The Novel Circe by Madeline Miller

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 There are many themes present within the famous mythological events of the novel Circe by Madeline Miller. The story is told through a female lens as the author achieves a strong feminist story that manifests the power dynamic between men and women. As the story unfolds, Circe’s desire for change comes into conflict with her allegedly eternal ‘fate’ as a goddess. It’s not only until when Circe grows up that she learns to embrace both her power and the past mistakes that cause her indignity. The novel Circe shows the development of a strong female character fighting major gender dynamics and using a painful maturity to create a new fate.

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The discrepancy between men and women is prevalent and the mistreatment of women is common to both godly and mortal society throughout Circe. Young Circe quickly learns that her father is cruel and intimidating and that the women in his court are degraded to just their beauty and ability to reproduce. However, Circe’s sister Pasiphae’s ill-treatment by King Minos and Circe’s own experience with the sailors proves how mortal men can be just as brutal. The story then reaches its turning point when Circe learns how to protect herself and obtain the power she needs to stand on the same pedestal as men. Ever since Circe was born, she grew up observing the double standards that exist between the men and women around her. Circe saw how Helios’ lovers were often taken advantage of because of his absolute power in the palace. On the other hand, Circe had to also watch the unbearable sight of her mother having little control over her own life and struggling to earn Helios’s attention. As she grows up, Circe learns and accepts that Helios’s social authority and sexual liberty are nearly endless. Circe then reaches multiple points in her life where she is being directly oppressed. For example, she had been brutalized by visiting sailors which reveals to Circe that being a single woman makes her vulnerable to sexual attacks from men. She then discovers the beauty of defense and uses the resources that she has at her disposal. Circe has her magical powers, her knowledge of the plants on the island, and the innocent expectations of hospitality to empower and protect herself. At the end of the novel, Circe leaves Penelope with the responsibility of providing the care and mentorship to all “bad” daughters that Circe never received, thus ending the systematic society of abuse and sexism.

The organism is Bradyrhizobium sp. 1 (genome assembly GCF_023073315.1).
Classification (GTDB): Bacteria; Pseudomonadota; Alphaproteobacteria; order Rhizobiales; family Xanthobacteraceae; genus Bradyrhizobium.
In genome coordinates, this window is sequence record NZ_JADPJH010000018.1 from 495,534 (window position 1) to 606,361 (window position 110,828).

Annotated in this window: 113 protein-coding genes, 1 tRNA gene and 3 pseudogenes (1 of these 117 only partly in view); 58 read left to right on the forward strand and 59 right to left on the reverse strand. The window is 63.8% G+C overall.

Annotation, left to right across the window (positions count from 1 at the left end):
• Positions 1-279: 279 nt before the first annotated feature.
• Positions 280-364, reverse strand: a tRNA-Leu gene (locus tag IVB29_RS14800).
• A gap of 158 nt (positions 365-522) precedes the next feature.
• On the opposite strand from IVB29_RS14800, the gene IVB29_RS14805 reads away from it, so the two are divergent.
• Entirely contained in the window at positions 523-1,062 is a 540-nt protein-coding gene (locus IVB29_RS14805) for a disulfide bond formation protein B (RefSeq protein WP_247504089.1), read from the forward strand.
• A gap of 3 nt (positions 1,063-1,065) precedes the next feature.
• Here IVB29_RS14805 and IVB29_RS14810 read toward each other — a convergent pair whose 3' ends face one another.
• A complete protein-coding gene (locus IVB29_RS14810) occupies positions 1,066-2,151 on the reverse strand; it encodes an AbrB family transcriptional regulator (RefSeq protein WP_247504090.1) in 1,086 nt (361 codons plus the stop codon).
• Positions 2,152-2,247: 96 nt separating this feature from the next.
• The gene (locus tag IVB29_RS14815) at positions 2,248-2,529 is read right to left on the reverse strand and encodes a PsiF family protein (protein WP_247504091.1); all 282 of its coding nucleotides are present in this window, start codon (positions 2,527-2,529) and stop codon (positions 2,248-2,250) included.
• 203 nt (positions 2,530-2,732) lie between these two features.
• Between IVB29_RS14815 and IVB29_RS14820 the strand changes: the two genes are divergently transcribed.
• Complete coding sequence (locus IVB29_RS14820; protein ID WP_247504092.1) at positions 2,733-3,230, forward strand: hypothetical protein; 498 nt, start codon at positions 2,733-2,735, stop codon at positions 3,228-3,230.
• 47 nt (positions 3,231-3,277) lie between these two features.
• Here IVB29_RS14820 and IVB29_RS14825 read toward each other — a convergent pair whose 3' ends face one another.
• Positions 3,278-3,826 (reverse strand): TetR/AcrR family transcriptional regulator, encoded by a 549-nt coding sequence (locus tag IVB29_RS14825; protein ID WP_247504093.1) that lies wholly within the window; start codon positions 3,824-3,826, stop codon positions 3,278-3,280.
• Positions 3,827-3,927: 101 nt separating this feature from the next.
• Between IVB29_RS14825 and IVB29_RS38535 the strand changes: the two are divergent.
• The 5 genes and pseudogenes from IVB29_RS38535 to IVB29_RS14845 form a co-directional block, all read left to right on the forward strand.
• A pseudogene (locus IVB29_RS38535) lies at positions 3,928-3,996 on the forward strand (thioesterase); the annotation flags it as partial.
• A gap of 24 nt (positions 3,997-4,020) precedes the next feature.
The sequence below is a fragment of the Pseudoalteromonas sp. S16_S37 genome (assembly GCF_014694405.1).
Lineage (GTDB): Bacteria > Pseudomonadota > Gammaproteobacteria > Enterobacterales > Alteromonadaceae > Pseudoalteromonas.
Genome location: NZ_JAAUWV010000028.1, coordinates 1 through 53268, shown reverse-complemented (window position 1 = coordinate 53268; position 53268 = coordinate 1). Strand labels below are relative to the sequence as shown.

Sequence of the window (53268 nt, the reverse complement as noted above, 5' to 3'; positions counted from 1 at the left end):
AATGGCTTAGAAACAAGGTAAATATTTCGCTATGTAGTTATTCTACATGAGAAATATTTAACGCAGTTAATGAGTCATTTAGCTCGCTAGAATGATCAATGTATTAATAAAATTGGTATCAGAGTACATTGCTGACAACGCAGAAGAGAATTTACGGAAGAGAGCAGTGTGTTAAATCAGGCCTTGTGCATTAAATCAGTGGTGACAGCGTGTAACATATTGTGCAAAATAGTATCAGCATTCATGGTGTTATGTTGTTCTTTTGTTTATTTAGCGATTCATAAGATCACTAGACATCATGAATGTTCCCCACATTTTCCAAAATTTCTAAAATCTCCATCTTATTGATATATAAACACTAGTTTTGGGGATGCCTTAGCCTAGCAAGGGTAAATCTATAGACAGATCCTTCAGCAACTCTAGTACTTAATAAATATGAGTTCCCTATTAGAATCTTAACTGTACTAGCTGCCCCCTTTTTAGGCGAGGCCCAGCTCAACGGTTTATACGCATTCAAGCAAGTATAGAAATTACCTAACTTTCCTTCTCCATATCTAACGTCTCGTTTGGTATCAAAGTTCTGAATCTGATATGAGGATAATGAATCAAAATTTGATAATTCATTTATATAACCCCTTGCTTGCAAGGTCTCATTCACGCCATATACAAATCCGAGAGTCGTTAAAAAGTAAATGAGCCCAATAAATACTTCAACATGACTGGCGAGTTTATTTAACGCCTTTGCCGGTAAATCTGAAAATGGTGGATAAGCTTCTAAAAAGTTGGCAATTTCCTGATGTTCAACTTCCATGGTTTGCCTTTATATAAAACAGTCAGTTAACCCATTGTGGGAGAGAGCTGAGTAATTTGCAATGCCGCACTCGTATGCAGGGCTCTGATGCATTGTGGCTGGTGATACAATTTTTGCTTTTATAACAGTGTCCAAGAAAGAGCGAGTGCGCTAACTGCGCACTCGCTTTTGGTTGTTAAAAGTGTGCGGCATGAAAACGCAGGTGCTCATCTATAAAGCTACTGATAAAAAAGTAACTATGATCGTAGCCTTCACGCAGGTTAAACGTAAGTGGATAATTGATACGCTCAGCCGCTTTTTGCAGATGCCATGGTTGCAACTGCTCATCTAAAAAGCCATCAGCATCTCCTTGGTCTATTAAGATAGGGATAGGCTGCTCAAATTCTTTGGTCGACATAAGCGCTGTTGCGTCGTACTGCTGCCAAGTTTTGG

Circe feels she doesn’t belong in the house of Helios because despite being half titan and half nymph, she is viewed as plain and powerless. The scorn by her family for her dullness was the motivation for Circe to seek companionship elsewhere. She then finds company in a young mortal named Glaucus. Circe knows that the two cannot be together while he is human so she uses her powers to turn him into a sea-god. Just when Circe believed she had a happy ending, Glaucos cast Circe aside due to his newfound immortality. Her jealousy and betrayal cause her to transform Glaucus’ betrothed Scylla into a horrific sea monster resulting in exaltation from Helios’ palace for her witchcraft. This is only when she discovers her new fate in honing her sorcery with the herbs on the island of Aeaea. Circe is now independent with her witchcraft when she encounters the legendary Odysseus. The consequences the two share test Circe’s persistence, courage, and powers in ways that change her world forever.

The reader can gain a newfound respect for neglected young women in a male-dominated society by Circe. At the beginning of her story, Circe is naive and entirely dependent on others. She desperately longs for love and acceptance from others and admires those who dare to challenge the authority of the gods. Her punishment of living in isolation could be viewed as a reward for harnessing her witchcraft results in the freedom of her influential, divine family. She takes pleasure in leaving her mark on the world and finds power in the act of creation. Circe ultimately learns that only she can shape her destiny. 

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